A passion to express has led me to many creative projects throughout my life. I rediscovered clay after many years; having played with photography, theatre, music, costume design, acting for stage and screen and life modeling.
I experience creativity as a dialogue between medium and artist. My conversations with clay encourage imperfections into form and function. I like to dig into the meat of the moment using slabs and coils and make unexpected structures and vessels. Textures and the essence of trees and the flow of underwater life emerge into form.
Much of my work uses my own version of a copper/verdigris glaze as well as other glazes that accentuate the lumps, bumps and imperfections of the finished surface.
Chiwa works mostly in a white earthenware clay that she paints on with colored clays and then sgraffitoes through to the clay below. She then fires these pieces twice and finishes with a smokey firing leaving traces of hemlock boughs in shadows in the background. She also uses uplifting quotes on some of her pieces. She works as well with figurative sculpture, and functional stoneware tableware.
The first time I put my hands into clay, I knew I
had come home. Working in clay
is meditative, centering and a dialog I engage
in with the spirit inside me, that elusive part that can only be communicated with by listening.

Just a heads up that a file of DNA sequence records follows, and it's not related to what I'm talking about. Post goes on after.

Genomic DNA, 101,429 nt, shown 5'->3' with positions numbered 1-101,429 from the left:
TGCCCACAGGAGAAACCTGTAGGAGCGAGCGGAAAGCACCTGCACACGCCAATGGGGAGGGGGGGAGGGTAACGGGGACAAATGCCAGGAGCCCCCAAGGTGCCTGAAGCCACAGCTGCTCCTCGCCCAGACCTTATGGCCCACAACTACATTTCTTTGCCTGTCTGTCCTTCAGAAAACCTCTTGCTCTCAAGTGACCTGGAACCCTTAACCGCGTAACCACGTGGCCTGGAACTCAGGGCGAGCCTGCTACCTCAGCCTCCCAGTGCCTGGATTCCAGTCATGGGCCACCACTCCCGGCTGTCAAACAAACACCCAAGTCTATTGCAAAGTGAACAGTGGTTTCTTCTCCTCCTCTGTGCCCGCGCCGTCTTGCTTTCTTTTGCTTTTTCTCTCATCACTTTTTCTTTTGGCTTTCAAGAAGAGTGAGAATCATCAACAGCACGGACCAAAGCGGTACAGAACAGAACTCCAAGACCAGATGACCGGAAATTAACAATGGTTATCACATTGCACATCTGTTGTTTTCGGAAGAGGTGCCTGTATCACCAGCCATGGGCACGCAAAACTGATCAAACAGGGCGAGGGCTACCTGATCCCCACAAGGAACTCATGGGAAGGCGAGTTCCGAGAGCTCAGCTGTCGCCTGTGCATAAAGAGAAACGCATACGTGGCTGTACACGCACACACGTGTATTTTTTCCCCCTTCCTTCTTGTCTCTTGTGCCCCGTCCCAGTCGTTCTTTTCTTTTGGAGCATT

I listen with my hands and my heart, exploring.
My work with clay is a way of honoring and expressing my sacred relationship with Nature and the Mystery. Working with clay, fire and dreams, my artwork is the practice of perceiving the sacred in the moment and honoring that truth, bringing sacred dreams from the mystery into the literal world.
Trish enjoys using references to the natural world in her work. Sometimes the work is figurative, sometimes abstract, sometimes functional.
Critters on wheels gives me an opportunity to honor the creatures I love through the expression of clay.
My work is functional and decorative, working at the wheel, handbuilding and often combining the two. I use two firing techniques: electric fired oxidation and gas fired raku. The work has a “wabi-sabi” aspect to it. Wabi-sabi represents a world view of acceptance of transience and imperfection and is derived from Buddhist teachings. Wabi-sabi is light hearted and hopeful and I believe many of my pieces capture that energy.